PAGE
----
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Vietnam veteran families remember the fallen

By Catherine Hawley, Reporter, @CatherineH_WFMZ, chawley@wfmz.com
Published On: Jul 04 2013 05:08:51 PM CDT
Updated On: Jul 05 2013 07:03:36 AM CDT

Vietnam veteran families remember the fallen

BETHLEHEM, Pa -

Amid the celebration of our national birthday, it's a reminder that our freedom isn't free.

About 100 people gathered in Bethlehem Thursday to honor and recognize those who answered our country's call.

"Without them and everyone else before, we wouldn't be here today celebrating Independence Day, having our freedoms," shared Carol Resh, president of the Lehigh Valley Chapter of Gold Star Mothers.

But this tribute was for one specific chapter in our nation's history, the Vietnam War, and all those who made the ultimate sacrifice.

"Went to boot camp and right after that straight to Vietnam. We haven't seen him since," explained Sharon Antrim.

It was a war the American people didn't all agree with. And many of the soldiers fighting for America weren't respected.

"They were not really treated the way they should have been treated when they came home," described Resh.

"The people that did go over there and gave their lives for our country are truly heroes," added Vincent Doddy. "But a lot of people didn't see it that way."

Vincent was just 13 when his older brother Victor left for the Asian nation.

"It was a very traumatic experience for both me and for my parents when we got the news that fateful day July 18th, 1968," he remembered.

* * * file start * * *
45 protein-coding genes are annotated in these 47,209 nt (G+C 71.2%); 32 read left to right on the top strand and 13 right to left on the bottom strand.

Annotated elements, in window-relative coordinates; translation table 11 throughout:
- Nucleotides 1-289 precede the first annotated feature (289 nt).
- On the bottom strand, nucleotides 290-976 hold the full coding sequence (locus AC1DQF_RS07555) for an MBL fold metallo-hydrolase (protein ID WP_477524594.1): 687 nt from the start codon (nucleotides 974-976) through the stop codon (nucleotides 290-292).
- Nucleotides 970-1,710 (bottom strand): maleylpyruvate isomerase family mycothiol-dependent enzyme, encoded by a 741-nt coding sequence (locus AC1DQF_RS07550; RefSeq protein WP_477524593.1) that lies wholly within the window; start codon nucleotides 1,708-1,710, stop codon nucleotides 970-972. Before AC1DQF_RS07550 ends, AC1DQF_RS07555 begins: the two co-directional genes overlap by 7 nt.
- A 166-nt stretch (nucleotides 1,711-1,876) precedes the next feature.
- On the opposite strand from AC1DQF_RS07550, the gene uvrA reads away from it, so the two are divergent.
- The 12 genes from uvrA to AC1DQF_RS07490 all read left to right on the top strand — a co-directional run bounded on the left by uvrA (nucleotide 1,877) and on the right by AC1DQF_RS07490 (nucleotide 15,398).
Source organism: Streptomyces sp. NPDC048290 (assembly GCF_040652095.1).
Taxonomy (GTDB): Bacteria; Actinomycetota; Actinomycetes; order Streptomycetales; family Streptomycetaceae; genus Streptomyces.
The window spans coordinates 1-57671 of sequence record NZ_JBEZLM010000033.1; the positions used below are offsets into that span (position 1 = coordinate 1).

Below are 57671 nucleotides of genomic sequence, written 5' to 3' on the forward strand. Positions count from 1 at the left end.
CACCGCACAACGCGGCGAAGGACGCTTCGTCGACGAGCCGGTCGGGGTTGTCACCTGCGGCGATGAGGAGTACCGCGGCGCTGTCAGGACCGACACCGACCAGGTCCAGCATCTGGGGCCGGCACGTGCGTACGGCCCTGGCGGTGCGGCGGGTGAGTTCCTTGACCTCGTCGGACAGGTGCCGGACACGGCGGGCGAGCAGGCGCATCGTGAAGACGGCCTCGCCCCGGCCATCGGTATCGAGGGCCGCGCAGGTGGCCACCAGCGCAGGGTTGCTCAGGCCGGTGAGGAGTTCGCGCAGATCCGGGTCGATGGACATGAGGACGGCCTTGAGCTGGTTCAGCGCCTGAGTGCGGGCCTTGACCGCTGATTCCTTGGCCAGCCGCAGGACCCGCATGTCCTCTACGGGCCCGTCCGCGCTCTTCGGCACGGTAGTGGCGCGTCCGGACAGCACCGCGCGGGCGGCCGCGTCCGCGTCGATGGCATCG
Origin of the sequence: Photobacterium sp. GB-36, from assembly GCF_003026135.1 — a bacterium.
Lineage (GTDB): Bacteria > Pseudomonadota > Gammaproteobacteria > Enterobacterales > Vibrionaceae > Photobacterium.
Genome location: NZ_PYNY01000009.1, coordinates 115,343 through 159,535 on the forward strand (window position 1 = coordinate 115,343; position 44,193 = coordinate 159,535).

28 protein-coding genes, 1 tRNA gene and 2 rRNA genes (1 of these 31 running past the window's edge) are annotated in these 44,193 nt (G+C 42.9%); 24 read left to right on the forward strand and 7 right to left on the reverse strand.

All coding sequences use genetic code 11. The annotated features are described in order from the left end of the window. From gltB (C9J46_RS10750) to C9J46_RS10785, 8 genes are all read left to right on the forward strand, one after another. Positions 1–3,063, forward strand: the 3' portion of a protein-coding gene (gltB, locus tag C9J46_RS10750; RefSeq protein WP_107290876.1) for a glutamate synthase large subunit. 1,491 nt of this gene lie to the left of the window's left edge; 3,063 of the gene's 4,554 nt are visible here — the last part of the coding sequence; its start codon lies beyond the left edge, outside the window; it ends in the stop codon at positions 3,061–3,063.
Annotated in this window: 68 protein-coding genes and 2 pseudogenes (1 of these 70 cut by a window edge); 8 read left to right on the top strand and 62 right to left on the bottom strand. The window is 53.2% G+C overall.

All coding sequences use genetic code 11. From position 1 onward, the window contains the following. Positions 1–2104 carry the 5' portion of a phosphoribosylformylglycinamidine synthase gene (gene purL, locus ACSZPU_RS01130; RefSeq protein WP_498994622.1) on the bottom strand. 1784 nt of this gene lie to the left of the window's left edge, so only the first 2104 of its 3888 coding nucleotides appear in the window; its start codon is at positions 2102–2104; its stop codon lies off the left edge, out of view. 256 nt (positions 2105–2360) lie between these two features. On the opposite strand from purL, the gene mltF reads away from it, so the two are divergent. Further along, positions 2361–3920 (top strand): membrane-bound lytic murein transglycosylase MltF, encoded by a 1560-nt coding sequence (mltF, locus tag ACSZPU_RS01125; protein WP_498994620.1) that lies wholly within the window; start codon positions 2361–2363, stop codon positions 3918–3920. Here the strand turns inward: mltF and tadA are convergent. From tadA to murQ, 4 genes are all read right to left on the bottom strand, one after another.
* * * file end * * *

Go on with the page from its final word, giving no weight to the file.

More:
Sharon Antrim remembers like it was yesterday when she was told her younger brother Dennis Burian wouldn't be coming home.

"It's something you never get over," she shared. "You know it's almost 45 years, we don't get over it."

But on Thursday, the sacrifices were remembered, and the heroes revered.

It's part of a national program to commemorate the 50th anniversary of the Vietnam War, and thank those who fought for our country.

The program started in 2012 and continues through 2025 to pay tribute to the more than three million servicemen and women who served bravely.

"We can't change the way they were treated," said Resh. "But we hope to make it up in some way and honor them."

If you have a loved one, or know someone from the Lehigh Valley who lost their life during the Vietnam War, the Lehigh Valley Chapter of the Gold Star Mothers wants to hear from you.

You can contact Carol Resh at 610-398-1124, or through email at CaResh1@verizon.net.